Toronto driver who hit young streetcar rider wants to say sorry

A Toronto driver charged with careless driving after allegedly hitting a girl who stepped off a streetcar in Regent Park wants to apologize for his actions.

Police say driver failed to stop after girl stepped off TTC streetcar but injuries not serious

A girl believed to be about 12 years old suffered no broken bones when she was struck by a car after stepping off a streetcar on March 25. She was struck near Dundas Street East and Parliament. (CBC)

A Toronto driver charged with careless driving after allegedly hitting a girl who stepped off a streetcar in Regent Park wants to apologize for his actions.

"A moment of inattention caused a lot of pain," he said. "I hope the family calls me. I would really like to talk to her and let her know that I'm truly sorry."

Toronto police say the girl was taken to hospital but suffered no serious injuries from the March 25 accident. The girl, believed to be about 12, had stepped off the stopped streetcar through the rear doors when she was hit at about 12:24 p.m. The streetcar, eastbound on Dundas Street East, was west of Parliament.

The driver, a father of three children, told CBC News there is something to learn from the accident and he would like to urge the Toronto Transit Commission to remind riders to watch for vehicles, to pay attention when getting on and off and not to use cellphones when doing so. CBC News is not identifying the man because it agreed to conceal his identity.

"The streetcars, I've never liked them. As a driver, you always want to pass it and get ahead of it because you don't want to deal with any issues. But sometimes they stop abruptly and the doors just swing open and people just run out."

The man, who calls himself a pedestrian and a driver and a "person who cares," said the incident happened quickly as he was driving eastbound on Dundas Street East in the curb lane. He was on his way to see his children.

He said he didn't see the streetcar.

'I've never hit anyone'

"For a moment, something caught my eye on the sidewalk.  I don't know what it is exactly but I turned my head for just a moment, and when I looked ahead again, there was somebody in front of my car. And I hit my brakes immediately and I swerved. But the person hit my car, hit my windshield and they bounced off," he said.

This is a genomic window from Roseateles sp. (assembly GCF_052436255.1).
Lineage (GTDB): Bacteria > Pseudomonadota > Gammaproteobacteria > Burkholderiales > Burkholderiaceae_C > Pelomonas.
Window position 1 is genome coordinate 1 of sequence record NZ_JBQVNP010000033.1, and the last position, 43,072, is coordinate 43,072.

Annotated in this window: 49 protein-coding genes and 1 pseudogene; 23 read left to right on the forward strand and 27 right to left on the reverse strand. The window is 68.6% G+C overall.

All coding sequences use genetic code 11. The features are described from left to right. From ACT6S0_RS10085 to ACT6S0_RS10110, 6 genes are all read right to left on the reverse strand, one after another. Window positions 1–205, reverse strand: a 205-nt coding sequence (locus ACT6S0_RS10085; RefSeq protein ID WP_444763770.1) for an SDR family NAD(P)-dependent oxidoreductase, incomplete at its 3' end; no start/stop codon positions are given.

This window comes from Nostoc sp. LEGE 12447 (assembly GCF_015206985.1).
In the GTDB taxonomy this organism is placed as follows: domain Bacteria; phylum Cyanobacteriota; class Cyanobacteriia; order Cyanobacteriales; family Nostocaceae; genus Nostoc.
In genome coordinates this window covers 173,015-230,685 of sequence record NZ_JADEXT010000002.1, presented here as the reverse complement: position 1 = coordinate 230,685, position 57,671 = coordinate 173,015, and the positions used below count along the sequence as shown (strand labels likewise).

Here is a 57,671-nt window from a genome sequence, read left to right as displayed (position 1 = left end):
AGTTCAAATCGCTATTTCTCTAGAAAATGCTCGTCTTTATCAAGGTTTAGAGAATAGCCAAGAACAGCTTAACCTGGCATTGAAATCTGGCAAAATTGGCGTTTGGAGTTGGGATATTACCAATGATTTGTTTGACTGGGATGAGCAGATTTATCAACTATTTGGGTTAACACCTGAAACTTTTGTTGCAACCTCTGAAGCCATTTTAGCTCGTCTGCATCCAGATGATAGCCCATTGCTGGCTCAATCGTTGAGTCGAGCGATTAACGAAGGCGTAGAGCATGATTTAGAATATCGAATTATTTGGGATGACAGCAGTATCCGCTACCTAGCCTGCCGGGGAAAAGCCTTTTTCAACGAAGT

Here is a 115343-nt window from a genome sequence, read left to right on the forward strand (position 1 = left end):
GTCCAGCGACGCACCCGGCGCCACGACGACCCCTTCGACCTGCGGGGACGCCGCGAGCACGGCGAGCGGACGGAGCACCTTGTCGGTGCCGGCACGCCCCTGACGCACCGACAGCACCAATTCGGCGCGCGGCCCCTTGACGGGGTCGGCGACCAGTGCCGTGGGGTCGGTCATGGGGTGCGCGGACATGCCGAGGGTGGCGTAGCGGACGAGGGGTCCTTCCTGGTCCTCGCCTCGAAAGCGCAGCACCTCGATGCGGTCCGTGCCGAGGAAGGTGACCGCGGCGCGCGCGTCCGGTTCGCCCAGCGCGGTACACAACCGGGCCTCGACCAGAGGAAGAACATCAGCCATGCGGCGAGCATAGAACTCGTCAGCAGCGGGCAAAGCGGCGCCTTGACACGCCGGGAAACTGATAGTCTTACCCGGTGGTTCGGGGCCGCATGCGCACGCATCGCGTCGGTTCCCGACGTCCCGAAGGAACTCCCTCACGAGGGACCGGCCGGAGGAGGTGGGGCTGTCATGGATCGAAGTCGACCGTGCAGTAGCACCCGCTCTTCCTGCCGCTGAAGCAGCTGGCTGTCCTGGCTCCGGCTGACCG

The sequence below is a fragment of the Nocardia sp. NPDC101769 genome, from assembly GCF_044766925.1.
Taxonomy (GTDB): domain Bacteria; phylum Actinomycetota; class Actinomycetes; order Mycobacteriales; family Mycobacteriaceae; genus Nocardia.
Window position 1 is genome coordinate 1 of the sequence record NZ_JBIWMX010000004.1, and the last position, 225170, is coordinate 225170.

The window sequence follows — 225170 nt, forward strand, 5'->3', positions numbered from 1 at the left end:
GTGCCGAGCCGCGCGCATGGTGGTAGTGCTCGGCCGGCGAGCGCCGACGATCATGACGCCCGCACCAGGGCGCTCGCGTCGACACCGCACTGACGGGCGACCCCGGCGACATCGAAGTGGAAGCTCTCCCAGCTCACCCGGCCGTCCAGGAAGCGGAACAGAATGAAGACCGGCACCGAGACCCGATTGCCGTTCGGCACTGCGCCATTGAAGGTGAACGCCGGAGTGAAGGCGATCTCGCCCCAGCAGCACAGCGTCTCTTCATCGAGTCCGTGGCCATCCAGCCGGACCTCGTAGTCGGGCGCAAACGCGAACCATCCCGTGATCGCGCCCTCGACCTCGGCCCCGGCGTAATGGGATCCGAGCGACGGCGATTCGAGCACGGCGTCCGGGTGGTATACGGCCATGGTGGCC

He said at that point, he noticed the TTC streetcar and the girl sitting on the ground. The girl got up.

"She was in shock. I could tell she was trying to understand what happened. Everybody rushed towards her and they had her sit on the steps of the streetcar. I got out of my car and I was panicking and I was just, 'Are you ok, are you ok? I'm so sorry. I don't know what happened.' I was just like freaking out. I didn't know what to think because I've never hit anyone. I've never been in an accident. "

A bystander with medical training checked the girl and the driver was told by others not to leave the scene. He didn't. The girl was taken to hospital in an ambulance. A paramedic asked him if he was all right. Toronto police arrived, he was told to go into the streetcar to speak to police and he gave a statement.

"There were a lot of witnesses," he said.

He waited in the streetcar and was told an hour later that she was in stable condition. He was allowed to drive home more than four hours later. 

'Drivers get distracted all the time'

"Honestly, I don't blame anybody for being angry. I would be angry because I have a daughter around the same age as the girl," he said, "It's just one of those moments where it just happened in a second or two."

He read about the accident in an online story and responded in a comment. "I don't want people to think that it was out of malice or carelessness," he said. 

"It could have been avoided, yes. But some things just can't be avoided, no matter how many safety measures you take."

"Everyone has a moment where they are not paying attention. Drivers get distracted all the time and cars are dangerous. They're big heavy machines that can easily kill someone."

Since the accident, he said he keeps getting flashbacks and feels haunted by the accident. 

"I'm still trying to cope with all this. I haven't been able to eat properly. I don't even know if I can drive my car. I haven't sat in it since I got it home. I'm probably going to sell because it will remind me," he said.

"Everybody makes mistakes."

He said it's important to make amends and to learn something from it, but he plans to fight the careless driving charge.